Even though Western New York is showing big improvement in this year’s ‘State of the Air’ report from the American Lung Association, the region still ranks poorly in nationwide assessments of air pollution.
Data collected between 2013 and 2015 ranks the Buffalo metro region at 61st in nation for most ozone pollution, and 102nd for year-round particle pollution. Despite poor nationwide rankings, however, the ALA found the region to have the lowest levels of ozone and particle pollution in its history.
ALA Vice President of Public Policy and Communications Michael Seilback said the Western New York faces the impact from locally-based man-made factors.
“In every region in the northeast, it’s a combination. You look at some very local air pollution sources – for example the bridge crossings, we know have very high levels of air pollution. We have local sources like power plants, and then we have the air that’s sort of transported from other sources.”
Those ‘other sources’ of smog and soot can come from areas south and west of the Buffalo-metro region and the greater northeast U.S.
ALA Assistant Vice President of National Policy Janice Nolen said, “Somebody once described the Northeast – and don’t take this offensively – it’s kind of like the tailpipe of the nation in that the pollution that’s generated throughout the middle part of the country – the southwest, the west and the south, and the Midwest – blow, as the wind patterns do, into the northeast.”
Nolen explained the Clean Air Act of 1963 addresses the problem by mandating states recognize their own pollution may impact air quality elsewhere. She said the Trump administration’s intention to limit federal control through the EPA could threaten that management of pollution.
Looking to local results, Erie County saw a total of nine high ozone days over the course of 2013 to 2015, earning it a “D” rating, and no high particle pollution days over the same period, earning it an “A” rating.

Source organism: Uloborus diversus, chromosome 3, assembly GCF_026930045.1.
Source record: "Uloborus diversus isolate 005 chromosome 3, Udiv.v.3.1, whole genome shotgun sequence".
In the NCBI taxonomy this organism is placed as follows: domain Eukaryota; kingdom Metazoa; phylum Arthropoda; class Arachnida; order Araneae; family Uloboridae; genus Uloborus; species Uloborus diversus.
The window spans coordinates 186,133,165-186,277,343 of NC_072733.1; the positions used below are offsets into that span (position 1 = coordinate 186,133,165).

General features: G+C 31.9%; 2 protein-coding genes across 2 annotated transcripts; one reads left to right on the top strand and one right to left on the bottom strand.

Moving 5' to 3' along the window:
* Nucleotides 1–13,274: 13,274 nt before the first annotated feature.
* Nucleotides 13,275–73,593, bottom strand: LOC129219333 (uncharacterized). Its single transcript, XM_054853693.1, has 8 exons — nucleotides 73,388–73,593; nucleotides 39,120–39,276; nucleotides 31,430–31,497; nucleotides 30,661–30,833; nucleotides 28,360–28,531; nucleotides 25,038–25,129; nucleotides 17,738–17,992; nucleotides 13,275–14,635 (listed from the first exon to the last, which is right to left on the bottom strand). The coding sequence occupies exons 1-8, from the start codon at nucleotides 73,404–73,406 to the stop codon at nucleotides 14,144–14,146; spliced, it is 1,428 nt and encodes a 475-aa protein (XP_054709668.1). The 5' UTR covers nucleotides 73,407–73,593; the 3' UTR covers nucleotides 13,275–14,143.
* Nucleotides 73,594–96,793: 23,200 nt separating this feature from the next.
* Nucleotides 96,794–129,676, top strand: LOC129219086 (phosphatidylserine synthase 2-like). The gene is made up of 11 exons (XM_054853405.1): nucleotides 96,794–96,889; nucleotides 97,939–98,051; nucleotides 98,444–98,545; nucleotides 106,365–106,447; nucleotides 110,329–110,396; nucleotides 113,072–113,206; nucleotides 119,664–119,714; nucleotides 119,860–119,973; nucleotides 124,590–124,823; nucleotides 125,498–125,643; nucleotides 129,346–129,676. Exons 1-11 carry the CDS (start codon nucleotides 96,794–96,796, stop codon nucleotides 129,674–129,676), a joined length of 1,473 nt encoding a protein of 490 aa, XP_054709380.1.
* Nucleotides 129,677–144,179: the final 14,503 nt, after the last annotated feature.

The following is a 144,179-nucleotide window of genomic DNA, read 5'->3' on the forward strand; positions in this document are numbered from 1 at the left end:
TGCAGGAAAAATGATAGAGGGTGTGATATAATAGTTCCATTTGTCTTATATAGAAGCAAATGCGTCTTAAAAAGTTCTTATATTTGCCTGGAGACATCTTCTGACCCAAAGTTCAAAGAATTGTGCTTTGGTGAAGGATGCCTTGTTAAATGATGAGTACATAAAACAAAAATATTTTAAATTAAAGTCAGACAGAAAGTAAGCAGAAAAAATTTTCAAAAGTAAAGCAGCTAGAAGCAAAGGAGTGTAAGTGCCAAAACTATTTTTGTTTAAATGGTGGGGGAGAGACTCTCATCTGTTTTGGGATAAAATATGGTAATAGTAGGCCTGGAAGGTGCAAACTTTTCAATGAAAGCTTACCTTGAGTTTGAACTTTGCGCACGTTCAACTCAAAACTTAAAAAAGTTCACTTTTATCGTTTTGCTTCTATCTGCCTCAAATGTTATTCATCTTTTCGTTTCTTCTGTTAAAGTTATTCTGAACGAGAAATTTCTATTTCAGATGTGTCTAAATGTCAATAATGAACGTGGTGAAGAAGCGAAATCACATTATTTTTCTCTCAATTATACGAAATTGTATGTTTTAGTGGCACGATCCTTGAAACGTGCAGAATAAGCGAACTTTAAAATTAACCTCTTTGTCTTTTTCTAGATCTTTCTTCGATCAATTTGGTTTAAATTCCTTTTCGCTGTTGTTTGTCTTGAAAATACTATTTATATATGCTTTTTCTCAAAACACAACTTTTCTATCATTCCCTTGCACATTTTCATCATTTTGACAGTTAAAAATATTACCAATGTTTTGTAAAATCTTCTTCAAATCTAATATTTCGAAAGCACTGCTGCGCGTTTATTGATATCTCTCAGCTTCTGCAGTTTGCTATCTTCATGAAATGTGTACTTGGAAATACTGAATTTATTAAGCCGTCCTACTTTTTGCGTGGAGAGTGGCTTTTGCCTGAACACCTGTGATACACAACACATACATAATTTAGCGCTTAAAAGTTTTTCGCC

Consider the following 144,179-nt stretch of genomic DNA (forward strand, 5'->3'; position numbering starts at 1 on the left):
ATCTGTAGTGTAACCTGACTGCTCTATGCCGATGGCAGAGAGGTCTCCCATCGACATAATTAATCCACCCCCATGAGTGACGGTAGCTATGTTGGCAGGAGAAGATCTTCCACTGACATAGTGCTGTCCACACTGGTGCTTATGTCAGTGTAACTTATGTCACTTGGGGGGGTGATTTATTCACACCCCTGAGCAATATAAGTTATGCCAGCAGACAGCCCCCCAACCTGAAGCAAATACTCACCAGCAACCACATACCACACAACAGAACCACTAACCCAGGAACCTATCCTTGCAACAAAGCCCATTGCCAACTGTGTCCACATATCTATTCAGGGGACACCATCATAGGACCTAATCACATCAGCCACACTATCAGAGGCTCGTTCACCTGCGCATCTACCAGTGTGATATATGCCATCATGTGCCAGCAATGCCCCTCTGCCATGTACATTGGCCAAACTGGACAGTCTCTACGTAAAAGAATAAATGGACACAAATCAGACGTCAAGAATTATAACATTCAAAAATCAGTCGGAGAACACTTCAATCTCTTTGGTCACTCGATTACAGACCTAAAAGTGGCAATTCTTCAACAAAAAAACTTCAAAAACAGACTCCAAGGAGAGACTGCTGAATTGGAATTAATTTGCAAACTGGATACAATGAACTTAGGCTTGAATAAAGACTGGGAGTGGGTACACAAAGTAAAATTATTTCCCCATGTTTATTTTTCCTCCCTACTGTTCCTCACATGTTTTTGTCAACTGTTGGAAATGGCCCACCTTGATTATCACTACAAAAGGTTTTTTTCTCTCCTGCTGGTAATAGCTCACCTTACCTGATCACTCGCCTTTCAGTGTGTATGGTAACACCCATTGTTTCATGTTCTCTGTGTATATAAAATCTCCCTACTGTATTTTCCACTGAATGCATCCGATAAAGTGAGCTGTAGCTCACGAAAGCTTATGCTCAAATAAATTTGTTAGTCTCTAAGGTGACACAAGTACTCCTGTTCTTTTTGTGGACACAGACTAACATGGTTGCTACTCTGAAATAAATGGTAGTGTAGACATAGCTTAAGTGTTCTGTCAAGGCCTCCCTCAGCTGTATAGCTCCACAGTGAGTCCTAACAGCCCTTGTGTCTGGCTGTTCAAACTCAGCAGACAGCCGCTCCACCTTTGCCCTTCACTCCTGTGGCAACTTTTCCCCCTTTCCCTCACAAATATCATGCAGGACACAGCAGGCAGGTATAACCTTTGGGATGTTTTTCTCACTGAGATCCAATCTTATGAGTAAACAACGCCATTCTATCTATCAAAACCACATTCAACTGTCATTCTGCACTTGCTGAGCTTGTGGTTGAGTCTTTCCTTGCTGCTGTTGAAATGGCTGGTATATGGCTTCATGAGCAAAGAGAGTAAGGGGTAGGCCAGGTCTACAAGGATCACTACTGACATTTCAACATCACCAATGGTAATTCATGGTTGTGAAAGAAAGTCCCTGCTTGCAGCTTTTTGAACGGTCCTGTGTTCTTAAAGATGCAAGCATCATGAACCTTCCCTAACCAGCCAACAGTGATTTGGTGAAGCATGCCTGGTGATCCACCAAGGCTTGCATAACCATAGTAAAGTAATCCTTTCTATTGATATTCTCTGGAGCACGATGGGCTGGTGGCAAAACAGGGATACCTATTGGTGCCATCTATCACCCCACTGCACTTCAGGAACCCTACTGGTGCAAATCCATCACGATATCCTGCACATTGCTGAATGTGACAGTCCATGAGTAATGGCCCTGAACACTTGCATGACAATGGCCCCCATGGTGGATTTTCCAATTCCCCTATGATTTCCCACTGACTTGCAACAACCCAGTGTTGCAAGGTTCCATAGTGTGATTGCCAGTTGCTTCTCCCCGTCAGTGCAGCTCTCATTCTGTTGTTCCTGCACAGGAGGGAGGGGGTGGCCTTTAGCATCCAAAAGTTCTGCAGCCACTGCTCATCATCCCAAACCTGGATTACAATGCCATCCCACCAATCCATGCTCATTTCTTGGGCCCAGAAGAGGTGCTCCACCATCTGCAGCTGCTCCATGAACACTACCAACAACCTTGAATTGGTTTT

Because the data is historical, it’s not an indicator of what day to day air quality will be like in the region’s future. Nolen said that’s why residents need to pay attention to the air quality index forecast on a daily basis. She said residents can also make their own efforts towards cleaner air.
“We need them to make sure that they are taking steps to recognize that air pollution can be a problem and they may contribute to it. That there are things that they can do to reduce their impact on air pollution, like driving less and supporting measures that would clean up the big sources like we’ve talked about. The progress we’ve made has happened because we had people supporting the work of reducing pollution across the country.”
Nolen said there are measures in place that continue to reduce pollution, such as 2015’s cleaner gasoline standards, and changes to the design of ocean-going ships along the east coast that are normally big polluters.
More information on the American Lung Association's State of the Air report for 2017 is available at lung.org/sota.